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Neurosci Lett. 1994 Mar 14;169(1-2):215-8.

N-methyl-D-aspartate receptors modulate extracellular 5-hydroxytryptamine concentration in rat hippocampus and striatum in vivo.

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Department of Pharmacology, School of Pharmacy, London, UK.


The effects of infusing N-methyl-D-aspartate (NMDA) and the specific NMDA receptor antagonist D-2-amino-5-phosphonopropionic acid (D-AP5) into rat hippocampus and striatum on extracellular 5-hydroxytryptamine (5-HT) and its metabolite 5-hydroxy-indoleacetic acid (5-HIAA) were studied using intracerebral microdialysis. In striatum, NMDA (1-100 microM) caused a concentration-dependent increase in 5-HT. D-AP5 (10 microM) infusion caused increased extracellular 5-HT. When the two drugs were co-infused, no effect on extracellular 5-HT was seen. D-AP5 alone was found to cause a delayed but sustained increase in dialysate 5-HIAA. In hippocampus, NMDA infusion caused a dose-dependent decrease in extracellular 5-HT while D-AP5 produced a transitory increase in 5-HT level. NMDA caused a decrease in dialysate 5-HIAA. In striatum, the effect of 10 microM NMDA infusion was abolished by co-infusion with tetrodotoxin (TTX; 1 microM). In hippocampus, 1 microM TTX caused a slight but non-significant augmentation of the effect of 10 microM NMDA alone. These data indicate that NMDA receptors mediate control over 5-HT release and metabolism in different brain regions and may in part explain the behavioural effects of non-competitive NMDA receptor antagonists.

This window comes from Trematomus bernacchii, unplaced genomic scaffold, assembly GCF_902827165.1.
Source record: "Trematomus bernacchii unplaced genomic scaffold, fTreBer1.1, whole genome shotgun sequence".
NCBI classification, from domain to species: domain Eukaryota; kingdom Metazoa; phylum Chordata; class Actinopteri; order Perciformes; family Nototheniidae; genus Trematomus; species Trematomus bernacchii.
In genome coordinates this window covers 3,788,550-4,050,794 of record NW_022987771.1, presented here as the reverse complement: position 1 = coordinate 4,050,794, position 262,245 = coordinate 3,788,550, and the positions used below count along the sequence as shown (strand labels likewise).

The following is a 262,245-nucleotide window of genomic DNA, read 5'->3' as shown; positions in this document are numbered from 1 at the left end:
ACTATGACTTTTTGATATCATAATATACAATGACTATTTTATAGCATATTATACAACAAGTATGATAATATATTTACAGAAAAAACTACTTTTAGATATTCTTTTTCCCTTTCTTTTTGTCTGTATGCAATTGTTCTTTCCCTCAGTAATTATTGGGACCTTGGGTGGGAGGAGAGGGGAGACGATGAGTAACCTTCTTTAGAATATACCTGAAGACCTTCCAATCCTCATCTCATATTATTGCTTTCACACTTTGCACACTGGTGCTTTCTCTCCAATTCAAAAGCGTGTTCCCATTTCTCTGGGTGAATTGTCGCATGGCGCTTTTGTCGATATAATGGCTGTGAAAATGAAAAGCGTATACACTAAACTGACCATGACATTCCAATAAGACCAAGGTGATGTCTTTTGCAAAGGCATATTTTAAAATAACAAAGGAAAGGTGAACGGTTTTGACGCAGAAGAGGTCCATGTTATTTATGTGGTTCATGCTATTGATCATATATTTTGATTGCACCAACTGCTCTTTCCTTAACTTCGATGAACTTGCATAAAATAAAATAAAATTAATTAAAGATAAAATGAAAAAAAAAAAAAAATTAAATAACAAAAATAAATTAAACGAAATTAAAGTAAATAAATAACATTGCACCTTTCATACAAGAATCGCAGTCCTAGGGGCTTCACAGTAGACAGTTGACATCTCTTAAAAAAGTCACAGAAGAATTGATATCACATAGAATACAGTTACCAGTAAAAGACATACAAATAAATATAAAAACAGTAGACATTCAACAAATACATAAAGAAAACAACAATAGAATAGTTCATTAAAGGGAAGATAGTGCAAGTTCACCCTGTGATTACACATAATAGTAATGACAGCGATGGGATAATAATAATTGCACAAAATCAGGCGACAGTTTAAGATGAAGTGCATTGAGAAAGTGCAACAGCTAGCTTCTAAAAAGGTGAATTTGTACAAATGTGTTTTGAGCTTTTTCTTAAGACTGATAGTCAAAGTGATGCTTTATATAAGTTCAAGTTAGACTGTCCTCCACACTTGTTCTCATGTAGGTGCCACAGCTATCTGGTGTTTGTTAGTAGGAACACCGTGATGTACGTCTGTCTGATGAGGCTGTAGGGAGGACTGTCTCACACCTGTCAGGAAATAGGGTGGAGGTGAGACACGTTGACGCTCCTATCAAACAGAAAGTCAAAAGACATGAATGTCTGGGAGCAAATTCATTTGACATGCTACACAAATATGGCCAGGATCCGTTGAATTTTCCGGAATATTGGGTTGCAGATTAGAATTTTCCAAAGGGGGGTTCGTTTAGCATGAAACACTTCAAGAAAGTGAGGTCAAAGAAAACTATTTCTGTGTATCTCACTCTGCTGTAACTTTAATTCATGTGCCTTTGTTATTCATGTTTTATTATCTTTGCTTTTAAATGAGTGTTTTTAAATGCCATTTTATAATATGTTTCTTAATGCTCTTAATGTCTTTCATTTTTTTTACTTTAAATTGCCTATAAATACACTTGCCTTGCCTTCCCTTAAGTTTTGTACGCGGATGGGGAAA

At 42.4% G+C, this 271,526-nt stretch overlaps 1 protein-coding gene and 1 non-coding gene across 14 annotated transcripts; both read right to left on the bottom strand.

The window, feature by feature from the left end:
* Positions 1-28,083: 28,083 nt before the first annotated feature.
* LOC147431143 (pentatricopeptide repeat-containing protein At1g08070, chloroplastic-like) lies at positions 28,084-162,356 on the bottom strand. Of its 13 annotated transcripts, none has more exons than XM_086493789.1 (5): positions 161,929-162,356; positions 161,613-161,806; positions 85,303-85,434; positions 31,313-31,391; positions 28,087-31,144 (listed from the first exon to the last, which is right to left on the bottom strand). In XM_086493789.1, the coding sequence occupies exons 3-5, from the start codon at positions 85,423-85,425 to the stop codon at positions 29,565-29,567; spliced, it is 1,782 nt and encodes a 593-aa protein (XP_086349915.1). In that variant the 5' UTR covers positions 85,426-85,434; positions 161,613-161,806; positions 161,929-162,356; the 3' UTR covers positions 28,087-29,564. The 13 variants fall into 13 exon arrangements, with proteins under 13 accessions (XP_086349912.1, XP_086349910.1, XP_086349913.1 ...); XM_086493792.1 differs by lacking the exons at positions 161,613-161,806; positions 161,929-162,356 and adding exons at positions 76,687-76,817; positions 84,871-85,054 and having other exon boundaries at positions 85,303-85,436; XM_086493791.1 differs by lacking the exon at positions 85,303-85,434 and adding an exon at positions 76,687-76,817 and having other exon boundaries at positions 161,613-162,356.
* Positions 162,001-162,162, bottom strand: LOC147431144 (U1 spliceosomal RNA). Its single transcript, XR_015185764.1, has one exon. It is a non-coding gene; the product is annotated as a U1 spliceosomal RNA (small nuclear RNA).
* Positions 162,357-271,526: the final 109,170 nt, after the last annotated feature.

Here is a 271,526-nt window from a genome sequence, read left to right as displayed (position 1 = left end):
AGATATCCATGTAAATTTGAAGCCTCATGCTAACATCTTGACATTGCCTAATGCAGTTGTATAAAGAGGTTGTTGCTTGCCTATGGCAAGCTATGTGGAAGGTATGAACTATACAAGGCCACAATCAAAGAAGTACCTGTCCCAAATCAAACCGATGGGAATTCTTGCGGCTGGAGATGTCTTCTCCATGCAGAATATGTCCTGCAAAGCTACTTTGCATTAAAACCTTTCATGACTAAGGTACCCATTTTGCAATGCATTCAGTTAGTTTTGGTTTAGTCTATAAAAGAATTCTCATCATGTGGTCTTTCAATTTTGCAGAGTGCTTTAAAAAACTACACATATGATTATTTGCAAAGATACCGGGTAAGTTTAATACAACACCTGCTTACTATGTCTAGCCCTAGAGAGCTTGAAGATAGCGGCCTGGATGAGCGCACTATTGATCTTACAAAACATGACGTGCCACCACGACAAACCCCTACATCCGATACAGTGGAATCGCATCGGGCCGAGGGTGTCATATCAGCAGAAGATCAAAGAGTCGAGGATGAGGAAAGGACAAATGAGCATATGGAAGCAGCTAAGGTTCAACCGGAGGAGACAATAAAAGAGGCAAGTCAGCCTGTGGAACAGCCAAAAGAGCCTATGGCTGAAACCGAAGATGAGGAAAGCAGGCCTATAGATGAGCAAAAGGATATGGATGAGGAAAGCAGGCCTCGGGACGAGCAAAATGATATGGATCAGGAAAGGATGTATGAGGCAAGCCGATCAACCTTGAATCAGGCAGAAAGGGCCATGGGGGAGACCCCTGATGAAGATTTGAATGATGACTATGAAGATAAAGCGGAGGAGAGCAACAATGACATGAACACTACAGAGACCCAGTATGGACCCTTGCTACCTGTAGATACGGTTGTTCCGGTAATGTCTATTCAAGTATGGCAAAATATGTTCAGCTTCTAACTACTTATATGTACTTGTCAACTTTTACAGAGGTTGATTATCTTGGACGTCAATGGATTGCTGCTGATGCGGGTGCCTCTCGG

[Indexed for MEDLINE]

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